The third figure in the triumvirate (for Mr. Law is to be only an occasional member of the War Cabinet, doing ‘ sentry duty at the door, ’ as Mr. George said, and Mr. Henderson is little more than a lay figure) is not less eloquent of the character of the new Administration. Lord Curzon is a man of great capacity and industry, but he is an Imperialist of the most autocratic type, and his viceroyalty in India, in spite of much capable paternalism, reduced the dependency to a state bordering on rebellion. The partition of Bengal was an act of unprecedented provocation, conceived in the spirit of what Charles James Fox called that devil’s maxim of government ’ — Divide et impera. It was only by the repudiation of that policy that Lord Morley and Lord Hardinge restored the confidence of India in the good faith of British rule. Yet Lord Curzon’s Imperialism is less morbid and doctrinaire than that of Lord Milner. It is informed by the English rather t han the Prussian spirit, is not inaccessible to ideas, or entirely without the note of humanity.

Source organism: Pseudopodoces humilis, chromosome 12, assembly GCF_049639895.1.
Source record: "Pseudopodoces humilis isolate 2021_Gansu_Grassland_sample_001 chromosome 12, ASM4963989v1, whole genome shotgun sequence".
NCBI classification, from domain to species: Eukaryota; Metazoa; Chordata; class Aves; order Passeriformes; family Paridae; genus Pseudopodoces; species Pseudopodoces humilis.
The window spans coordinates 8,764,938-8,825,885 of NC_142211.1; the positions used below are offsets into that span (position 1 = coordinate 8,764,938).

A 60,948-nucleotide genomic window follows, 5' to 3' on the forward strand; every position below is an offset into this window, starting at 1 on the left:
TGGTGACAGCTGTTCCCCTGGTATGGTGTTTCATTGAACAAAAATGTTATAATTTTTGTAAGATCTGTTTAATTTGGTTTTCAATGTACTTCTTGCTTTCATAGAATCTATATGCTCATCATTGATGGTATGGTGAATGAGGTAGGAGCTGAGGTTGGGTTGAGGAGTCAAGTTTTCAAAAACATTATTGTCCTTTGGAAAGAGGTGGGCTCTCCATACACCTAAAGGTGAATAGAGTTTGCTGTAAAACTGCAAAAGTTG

But even more significant than the personnel of the new Cabinet is the daring departure which Mr. George has made in its relation to Parliament and the machine of government. He has not only concentrated the executive power in the hands of the triumvirate: he has divorced the triumvirate alike from Parliament and the administrative departments. None of The Three is responsible for the conduct of any great administrative office. M. Briand has reformed his War Cabinet in France and has diminished its numbers, but the members of it still represent the chief departments of the State. In the new British War Cabinet, on the other hand, neither the War Minister, nor the Foreign Minister, nor the First Lord of the Admiralty has a seat, and the Chancellor of the Exchequer has only an occasional seat. They will be invited to be present when their opinion is wanted, but apparently they will have no part in formulating policy. Yet that policy must necessarily conform to the needs, interests, aims, and capacities of the various departments, considered not in isolation, but collectively as parts of one instrument of power. No doubt there were delays and conflicts in the past, owing to the rival demands and necessities of the various departments. Those delays and conflicts irritated the impatient spirit of Mr. George. He has sought to obliterate them by separating the Executive from the departments, and the departments from themselves, but it remains to be seen whether he has not obliterated a wholesome symptom of trouble rather than the trouble itself. The clash of the departmental interests will remain; what will disappear is their effective expression, their power of coördinating themselves for a common purpose by mutual hammering, discussion, and agreement.